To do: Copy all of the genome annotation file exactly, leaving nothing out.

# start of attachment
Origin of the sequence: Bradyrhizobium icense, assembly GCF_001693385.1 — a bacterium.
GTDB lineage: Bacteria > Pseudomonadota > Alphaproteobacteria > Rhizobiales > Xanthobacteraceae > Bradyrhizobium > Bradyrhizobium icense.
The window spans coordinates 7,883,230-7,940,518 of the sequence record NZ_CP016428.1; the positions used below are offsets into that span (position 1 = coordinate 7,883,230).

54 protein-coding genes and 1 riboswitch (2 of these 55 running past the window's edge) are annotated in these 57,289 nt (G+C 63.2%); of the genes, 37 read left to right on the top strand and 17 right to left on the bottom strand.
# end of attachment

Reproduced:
Origin of the sequence: Bradyrhizobium icense, assembly GCF_001693385.1 — a bacterium.
GTDB lineage: Bacteria > Pseudomonadota > Alphaproteobacteria > Rhizobiales > Xanthobacteraceae > Bradyrhizobium > Bradyrhizobium icense.
The window spans coordinates 7,883,230-7,940,518 of the sequence record NZ_CP016428.1; the positions used below are offsets into that span (position 1 = coordinate 7,883,230).

54 protein-coding genes and 1 riboswitch (2 of these 55 running past the window's edge) are annotated in these 57,289 nt (G+C 63.2%); of the genes, 37 read left to right on the top strand and 17 right to left on the bottom strand.